Did you know? Most cats suffer from lactose intolerance from birth, so milk is actually not good for them. In addition to flatulence, this can lead to other digestive problems, such as diarrhea.
Cats fart from worm infestation
Outdoor cats that roam around can sometimes get a worm infestation. Watch out for these symptoms: vomiting, diarrhea, itching in the anal area, dull fur, and flatulence.
It's best to give your cat a worming treatment about four times a year, or as needed. De-wormers should be purchased only after consultation with your veterinarian and not after Googling around for a bit .
Cats fart from too much air in the belly
Cats can fart because of too much air in their bellies, which is what happens especially when they gobble up their food in a hurry. If you've noticed your cat chowing down like it's competing in a hot dog eating contest, this could be why it's so gassy .
This can be fixed by dividing meals into smaller portions if, which will slow down that breakneck pace and will also spread meals over several feeds throughout the day – a more natural way for cats to eat.
Old cats fart more often
The older your beloved kitty becomes, the slower it will also become. Lack of movement and a more stationary lifestyle has a negative effect on the digestive system. A sluggish cat has a sluggish digestive tract, which means that older cats often struggle with increased flatulence.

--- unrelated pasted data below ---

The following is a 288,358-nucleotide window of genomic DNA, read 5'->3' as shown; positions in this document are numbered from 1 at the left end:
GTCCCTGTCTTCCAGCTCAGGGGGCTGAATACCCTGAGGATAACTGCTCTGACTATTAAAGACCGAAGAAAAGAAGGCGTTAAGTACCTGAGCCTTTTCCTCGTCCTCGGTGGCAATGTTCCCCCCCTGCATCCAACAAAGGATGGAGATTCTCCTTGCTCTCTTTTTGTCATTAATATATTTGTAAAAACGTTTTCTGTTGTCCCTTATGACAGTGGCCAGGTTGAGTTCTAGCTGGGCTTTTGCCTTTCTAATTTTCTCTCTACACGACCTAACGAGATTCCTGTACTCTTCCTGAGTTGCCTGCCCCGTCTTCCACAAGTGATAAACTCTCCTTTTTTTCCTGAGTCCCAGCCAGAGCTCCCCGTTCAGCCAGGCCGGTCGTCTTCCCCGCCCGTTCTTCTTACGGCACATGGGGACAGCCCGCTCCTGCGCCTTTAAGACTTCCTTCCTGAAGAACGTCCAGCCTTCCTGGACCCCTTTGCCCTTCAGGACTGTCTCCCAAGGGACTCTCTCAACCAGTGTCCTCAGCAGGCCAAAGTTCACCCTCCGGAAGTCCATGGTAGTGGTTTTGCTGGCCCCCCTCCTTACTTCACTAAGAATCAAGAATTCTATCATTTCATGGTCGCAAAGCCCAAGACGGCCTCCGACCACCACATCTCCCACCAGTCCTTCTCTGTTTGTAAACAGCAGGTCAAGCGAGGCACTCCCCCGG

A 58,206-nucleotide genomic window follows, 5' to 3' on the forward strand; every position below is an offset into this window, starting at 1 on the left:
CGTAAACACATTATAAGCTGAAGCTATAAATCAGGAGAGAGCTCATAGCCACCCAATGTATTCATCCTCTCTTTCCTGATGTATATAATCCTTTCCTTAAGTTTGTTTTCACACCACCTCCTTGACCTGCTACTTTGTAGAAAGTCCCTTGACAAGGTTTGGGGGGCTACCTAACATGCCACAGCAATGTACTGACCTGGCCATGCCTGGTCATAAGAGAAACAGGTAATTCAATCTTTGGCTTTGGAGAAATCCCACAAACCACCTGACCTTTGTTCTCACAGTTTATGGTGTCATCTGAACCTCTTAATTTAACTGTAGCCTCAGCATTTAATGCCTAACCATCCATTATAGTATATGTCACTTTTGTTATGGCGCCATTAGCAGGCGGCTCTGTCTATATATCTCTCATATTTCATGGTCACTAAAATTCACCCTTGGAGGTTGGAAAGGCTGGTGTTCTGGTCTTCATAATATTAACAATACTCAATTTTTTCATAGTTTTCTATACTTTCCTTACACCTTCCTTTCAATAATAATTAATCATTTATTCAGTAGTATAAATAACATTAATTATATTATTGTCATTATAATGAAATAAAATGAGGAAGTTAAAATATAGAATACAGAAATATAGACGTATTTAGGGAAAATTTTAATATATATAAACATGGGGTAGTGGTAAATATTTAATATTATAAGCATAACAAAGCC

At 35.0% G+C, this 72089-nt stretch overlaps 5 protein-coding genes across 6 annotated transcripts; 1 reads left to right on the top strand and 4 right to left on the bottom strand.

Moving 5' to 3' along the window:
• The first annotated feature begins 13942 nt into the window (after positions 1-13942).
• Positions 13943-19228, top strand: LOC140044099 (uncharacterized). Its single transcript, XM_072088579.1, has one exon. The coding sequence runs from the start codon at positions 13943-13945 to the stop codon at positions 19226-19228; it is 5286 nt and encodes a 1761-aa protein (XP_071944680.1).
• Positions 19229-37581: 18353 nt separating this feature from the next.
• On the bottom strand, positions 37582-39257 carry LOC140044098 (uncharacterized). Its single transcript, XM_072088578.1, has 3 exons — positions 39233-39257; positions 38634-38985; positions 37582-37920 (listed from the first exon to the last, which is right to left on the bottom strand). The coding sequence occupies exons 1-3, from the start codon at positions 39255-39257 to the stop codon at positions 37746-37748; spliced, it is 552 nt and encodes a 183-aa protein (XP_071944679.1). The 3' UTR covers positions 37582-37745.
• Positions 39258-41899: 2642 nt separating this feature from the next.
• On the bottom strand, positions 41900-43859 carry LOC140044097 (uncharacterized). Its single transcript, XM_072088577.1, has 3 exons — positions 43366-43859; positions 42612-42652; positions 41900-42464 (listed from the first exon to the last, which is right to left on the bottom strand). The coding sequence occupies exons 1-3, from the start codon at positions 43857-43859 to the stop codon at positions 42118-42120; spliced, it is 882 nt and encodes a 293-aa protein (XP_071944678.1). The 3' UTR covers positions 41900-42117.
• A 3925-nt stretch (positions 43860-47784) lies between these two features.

If you own a senior cat with a farting problem, you can remedy this by keeping it busy and encouraging it to stay active. Don't stop playing with your pet and make sure that it gets some quality time outside.
Certain diseases make cats fart
If increased cat flatulence persists for a long time and is accompanied by other symptoms, it's time for a visit to the veterinarian. Illness is a possibility there are other signs that something's wrong.
Some might include:
- Blood in the stool
- Bloated abdomen
- Loss of appetite
Blood tests, urine and stool samples, as well as X-rays of your cat's abdomen can clear up what's wrong with your four-legged friend. After a carefully conducted medical examination, there are plenty of other treatment options to discuss.
What helps with cat flatulence?
In the meantime, there are a few simple things that you can do to help if your cat keeps letting it rip.
- Gentle food (for example, cooked, unseasoned rice with some chicken) soothes the stomach and intestines.
- Regular exercise stimulates intestinal activity.
- Loving tummy massages can counteract cramps and soothe digestive discomfort.
- Cat grass can be used to prevent flatulence and also stimulate digestion.
- Regular use of a worming treatment kills parasites in the cat's abdomen that promote intestinal wind, among other things.
So what's the deal with cats farting?
A cat cutting the cheese here and there isn't usually a big deal. But keep your eye out for potentially worrying signs, such as diarrhea or vomiting. If in doubt, TAG24 always recommends getting your veterinarian involved.
Cover photo: 123rf / Olgavolodina